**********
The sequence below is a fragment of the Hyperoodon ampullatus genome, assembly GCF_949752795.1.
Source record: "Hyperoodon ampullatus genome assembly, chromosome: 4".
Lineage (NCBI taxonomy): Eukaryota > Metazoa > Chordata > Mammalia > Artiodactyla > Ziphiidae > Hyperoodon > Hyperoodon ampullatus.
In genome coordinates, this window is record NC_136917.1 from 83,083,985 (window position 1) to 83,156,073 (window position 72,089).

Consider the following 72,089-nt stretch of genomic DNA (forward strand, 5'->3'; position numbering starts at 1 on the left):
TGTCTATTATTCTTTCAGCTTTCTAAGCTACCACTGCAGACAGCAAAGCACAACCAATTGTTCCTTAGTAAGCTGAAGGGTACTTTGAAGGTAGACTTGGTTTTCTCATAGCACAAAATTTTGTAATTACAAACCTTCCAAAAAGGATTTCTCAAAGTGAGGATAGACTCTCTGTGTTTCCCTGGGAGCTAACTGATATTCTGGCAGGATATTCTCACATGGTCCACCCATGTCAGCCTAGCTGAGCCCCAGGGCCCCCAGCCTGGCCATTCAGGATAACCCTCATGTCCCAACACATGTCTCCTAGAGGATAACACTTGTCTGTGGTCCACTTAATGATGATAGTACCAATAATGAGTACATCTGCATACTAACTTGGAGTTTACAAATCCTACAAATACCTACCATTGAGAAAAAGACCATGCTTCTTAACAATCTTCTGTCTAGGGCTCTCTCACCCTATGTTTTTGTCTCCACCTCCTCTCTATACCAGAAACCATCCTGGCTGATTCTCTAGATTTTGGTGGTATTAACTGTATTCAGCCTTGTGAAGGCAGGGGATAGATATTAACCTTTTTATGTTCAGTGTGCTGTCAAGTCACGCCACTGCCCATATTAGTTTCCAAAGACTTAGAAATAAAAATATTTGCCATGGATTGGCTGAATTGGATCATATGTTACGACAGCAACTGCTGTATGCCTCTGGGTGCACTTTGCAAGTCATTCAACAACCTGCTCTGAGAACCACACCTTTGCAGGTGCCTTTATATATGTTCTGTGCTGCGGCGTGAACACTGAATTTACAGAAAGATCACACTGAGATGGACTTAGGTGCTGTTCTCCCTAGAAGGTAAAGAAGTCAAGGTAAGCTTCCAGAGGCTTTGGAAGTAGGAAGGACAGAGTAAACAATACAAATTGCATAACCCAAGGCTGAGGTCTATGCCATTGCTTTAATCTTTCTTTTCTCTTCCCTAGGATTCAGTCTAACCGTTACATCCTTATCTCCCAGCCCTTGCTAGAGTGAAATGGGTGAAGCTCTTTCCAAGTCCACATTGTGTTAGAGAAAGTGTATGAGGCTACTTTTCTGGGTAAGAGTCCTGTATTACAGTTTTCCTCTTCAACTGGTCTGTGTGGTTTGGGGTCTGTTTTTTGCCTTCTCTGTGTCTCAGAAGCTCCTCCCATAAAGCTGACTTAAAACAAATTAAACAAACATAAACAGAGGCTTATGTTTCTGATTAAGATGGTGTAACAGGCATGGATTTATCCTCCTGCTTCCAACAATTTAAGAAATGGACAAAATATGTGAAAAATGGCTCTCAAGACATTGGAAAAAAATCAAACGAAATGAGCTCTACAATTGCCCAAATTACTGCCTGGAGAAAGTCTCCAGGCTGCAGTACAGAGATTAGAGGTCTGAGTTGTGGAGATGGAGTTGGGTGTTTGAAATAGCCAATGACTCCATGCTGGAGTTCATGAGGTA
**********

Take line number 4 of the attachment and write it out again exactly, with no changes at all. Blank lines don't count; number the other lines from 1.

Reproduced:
In genome coordinates, this window is record NC_136917.1 from 83,083,985 (window position 1) to 83,156,073 (window position 72,089).